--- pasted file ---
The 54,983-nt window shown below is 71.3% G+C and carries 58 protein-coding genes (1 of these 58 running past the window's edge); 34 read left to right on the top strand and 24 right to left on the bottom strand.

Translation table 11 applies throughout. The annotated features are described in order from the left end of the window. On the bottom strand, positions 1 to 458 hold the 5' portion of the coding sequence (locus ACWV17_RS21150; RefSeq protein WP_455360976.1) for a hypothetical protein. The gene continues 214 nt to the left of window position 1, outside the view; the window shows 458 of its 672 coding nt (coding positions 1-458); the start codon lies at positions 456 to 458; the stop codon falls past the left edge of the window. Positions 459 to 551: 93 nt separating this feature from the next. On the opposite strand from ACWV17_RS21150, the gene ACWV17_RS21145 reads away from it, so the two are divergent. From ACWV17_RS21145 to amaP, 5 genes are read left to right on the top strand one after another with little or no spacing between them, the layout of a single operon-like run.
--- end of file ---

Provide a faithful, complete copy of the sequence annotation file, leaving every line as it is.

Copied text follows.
The 54,983-nt window shown below is 71.3% G+C and carries 58 protein-coding genes (1 of these 58 running past the window's edge); 34 read left to right on the top strand and 24 right to left on the bottom strand.

Translation table 11 applies throughout. The annotated features are described in order from the left end of the window. On the bottom strand, positions 1 to 458 hold the 5' portion of the coding sequence (locus ACWV17_RS21150; RefSeq protein WP_455360976.1) for a hypothetical protein. The gene continues 214 nt to the left of window position 1, outside the view; the window shows 458 of its 672 coding nt (coding positions 1-458); the start codon lies at positions 456 to 458; the stop codon falls past the left edge of the window. Positions 459 to 551: 93 nt separating this feature from the next. On the opposite strand from ACWV17_RS21150, the gene ACWV17_RS21145 reads away from it, so the two are divergent. From ACWV17_RS21145 to amaP, 5 genes are read left to right on the top strand one after another with little or no spacing between them, the layout of a single operon-like run.